Pure Brand Communications has completed its move to a new location at 2401 Larimer Street. Larry Holdren wanted the new office to resemble a cross between Snooze and a United Airlines Boeing 757, his homes away from home, but he got this instead:
Directly East of Ballpark Lofts, the new office was refurbished with the help of local design firm Xan Creative, who also completed nearby Snooze, Marco’s Coal-Fired Pizza and the Great Divide tap room. A central aisle in Pure’s open floor plan hosts 24 feet of bar-height tables—with tops doubling as white boards—for brainstorms and critiques. The aisle diverges into work pods on either side. A series of factory windows atop the walls pours natural light onto all desks. Highlights include two meeting spaces at polar ends of the aisle: a covered booth whose curves resemble a Shasta trailer and “The Shed” whose walls combine beetle-kill pinewood and translucent write-on glass. The office’s flowing, inclusive organization facilitates the integration of Pure’s many disciplines as they serve clientele needs.
Pure Brand Communications launched a new website today, and they’ve built in at least one easter egg:
“Play with Pure: Don’t leave without crashing our matrix. Combine a click in white space with a magic key to become a digital Godzilla.”
The Children’s Hospital Foundation has snagged Tonight Show host Jay Leno for its 2010 Children’s Hospital Gala on Saturday, September 11, at the Hyatt Regency Denver. Originally, Conan O’Brien was scheduled to headline the event, but Children’s dumped him and pushed the event back 90 minutes when they heard Leno was available. Pure is promoting the event.
Larry Holdren and the good folks at Pure formally invite you to join PRSA’s annualish “Breakfast at Snooze” on Wednesday, March 24. Seating is limited, so register right away.
By Larry Holdren
- Companies will increasingly look to hire communications talent that clearly understand how to use the ever-changing array of tools available to communicate with audiences in 2010. More importantly, they will look to hire talent that can combine that knowledge with the ability to think strategically and understand their clients’ or organizations’ businesses.
- Shiny Object Syndrome will continue when it comes to social media, but smart organizations will continue to tie results of their online efforts directly to business objectives.
- Traditional mass media outlets will continue to look and sound more like activist organizations with political agendas, making it more important than ever for organizations to use digital communications and social media tools to tell their own stories.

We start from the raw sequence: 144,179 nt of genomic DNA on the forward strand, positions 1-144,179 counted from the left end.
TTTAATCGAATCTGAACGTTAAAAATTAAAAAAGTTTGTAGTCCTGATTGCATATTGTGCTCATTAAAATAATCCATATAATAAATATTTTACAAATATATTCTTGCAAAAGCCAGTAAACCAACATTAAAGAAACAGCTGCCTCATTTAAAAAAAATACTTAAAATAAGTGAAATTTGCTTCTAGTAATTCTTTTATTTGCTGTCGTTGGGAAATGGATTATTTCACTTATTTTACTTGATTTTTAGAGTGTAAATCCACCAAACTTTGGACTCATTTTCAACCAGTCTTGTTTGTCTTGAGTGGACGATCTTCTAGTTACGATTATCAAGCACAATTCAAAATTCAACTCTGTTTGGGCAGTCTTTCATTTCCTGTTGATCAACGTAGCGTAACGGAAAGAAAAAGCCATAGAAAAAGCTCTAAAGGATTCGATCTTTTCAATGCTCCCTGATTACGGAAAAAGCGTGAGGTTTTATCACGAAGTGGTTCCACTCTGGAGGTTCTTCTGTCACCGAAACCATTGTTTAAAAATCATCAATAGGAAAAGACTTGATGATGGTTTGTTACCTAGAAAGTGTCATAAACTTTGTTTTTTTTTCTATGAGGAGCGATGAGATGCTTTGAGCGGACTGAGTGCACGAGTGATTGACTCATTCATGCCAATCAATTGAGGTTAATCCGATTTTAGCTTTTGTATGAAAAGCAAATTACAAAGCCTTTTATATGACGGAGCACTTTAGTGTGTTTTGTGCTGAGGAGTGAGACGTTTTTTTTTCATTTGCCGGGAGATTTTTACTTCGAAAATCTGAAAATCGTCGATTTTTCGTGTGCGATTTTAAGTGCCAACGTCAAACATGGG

- Local and national economies will continue to improve and spending on well-thought-out, original communications efforts that take full advantage of both traditional and new tools will increase when compared to 2009.
- All of our professional sports teams will, once again, not win championships, yet an entire section of the Denver Post and nearly 15 minutes of 10 pm newscasts will be dedicated to telling their stories and I will continue to consume that media in its entirety.
- City and state governments will continue their budgetary struggles and will look to any and all methods to increase revenue – meaning I will likely rack up thousands of dollars in parking and speeding tickets and may be looking for rides to and from work.
Among those offering their thoughts on the demise of the Rocky Mountain News are Metzger’s Lisa Greim (a former Rocky business reporter who offers a touching eulogy for the paper), Webb PR’s Pete Webb, GBSM’s Steve Silvers, GroundFloor’s Ramonna Tooley and Pure’s Larry Holdren.
By Larry Holdren
Principal, Pure Brand
2009 will be filled with challenges for the PR industry, just like it will be filled with challenges for nearly any kind of business. But unlike other down economies, in which PR budgets were often the first on the chopping block, I’m incredibly optimistic that that this time around will be different for our industry. The role of public relations has always been to build and maintain relationships with people who can affect an organization’s success or failure. That hasn’t changed, regardless of the state of the economy or constantly increasing number of vehicles available to communicators.